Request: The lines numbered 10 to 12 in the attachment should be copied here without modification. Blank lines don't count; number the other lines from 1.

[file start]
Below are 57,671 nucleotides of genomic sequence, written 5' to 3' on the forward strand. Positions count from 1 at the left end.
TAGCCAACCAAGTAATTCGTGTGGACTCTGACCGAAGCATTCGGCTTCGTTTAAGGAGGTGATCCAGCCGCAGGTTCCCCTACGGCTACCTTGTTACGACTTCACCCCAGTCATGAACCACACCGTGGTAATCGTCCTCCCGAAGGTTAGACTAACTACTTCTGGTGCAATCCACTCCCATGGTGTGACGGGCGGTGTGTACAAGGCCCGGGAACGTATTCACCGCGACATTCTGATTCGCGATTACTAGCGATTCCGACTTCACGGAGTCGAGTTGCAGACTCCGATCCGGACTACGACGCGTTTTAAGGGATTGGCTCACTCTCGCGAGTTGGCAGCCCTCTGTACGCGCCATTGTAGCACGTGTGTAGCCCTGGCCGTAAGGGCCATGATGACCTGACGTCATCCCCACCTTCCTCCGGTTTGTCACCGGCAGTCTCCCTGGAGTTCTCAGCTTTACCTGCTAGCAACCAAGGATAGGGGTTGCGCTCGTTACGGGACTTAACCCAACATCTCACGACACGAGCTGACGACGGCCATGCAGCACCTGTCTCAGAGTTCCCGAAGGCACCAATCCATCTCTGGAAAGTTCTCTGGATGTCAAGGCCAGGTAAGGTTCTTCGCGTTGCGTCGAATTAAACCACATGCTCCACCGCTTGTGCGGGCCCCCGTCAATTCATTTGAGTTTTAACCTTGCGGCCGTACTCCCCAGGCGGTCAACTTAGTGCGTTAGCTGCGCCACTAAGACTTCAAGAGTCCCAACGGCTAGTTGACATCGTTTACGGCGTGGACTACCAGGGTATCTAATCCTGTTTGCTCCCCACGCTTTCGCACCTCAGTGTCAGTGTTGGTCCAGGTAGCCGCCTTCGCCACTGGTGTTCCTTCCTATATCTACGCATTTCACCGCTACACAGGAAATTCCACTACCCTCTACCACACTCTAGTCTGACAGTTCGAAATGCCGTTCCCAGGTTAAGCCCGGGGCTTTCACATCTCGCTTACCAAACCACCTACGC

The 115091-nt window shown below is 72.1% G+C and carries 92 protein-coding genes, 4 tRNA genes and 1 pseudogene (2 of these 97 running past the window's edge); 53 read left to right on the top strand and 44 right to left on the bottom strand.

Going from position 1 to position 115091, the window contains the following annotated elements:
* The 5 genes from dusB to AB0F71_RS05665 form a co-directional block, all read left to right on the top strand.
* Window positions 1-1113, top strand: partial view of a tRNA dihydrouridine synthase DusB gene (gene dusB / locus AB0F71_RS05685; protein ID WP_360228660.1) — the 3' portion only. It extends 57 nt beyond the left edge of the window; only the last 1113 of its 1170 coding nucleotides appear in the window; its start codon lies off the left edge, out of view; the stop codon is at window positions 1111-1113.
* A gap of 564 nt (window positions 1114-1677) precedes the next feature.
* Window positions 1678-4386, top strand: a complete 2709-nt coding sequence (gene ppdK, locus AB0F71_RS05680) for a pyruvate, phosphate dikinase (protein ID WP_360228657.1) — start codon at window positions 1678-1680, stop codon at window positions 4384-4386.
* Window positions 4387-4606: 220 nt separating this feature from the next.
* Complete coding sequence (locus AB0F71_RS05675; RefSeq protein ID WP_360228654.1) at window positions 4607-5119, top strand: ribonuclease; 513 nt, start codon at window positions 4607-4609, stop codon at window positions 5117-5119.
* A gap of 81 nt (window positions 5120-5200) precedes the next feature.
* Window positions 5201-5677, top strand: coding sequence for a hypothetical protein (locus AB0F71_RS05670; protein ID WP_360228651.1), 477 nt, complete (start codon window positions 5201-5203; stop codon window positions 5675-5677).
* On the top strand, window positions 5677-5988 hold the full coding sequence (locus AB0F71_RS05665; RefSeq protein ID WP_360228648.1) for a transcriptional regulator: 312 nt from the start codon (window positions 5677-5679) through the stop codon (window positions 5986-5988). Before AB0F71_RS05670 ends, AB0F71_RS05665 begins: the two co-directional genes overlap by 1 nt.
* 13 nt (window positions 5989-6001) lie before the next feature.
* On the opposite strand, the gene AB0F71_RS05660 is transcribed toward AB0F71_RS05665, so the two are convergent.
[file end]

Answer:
* Complete coding sequence (locus AB0F71_RS05675; RefSeq protein ID WP_360228654.1) at window positions 4607-5119, top strand: ribonuclease; 513 nt, start codon at window positions 4607-4609, stop codon at window positions 5117-5119.
* A gap of 81 nt (window positions 5120-5200) precedes the next feature.
* Window positions 5201-5677, top strand: coding sequence for a hypothetical protein (locus AB0F71_RS05670; protein ID WP_360228651.1), 477 nt, complete (start codon window positions 5201-5203; stop codon window positions 5675-5677).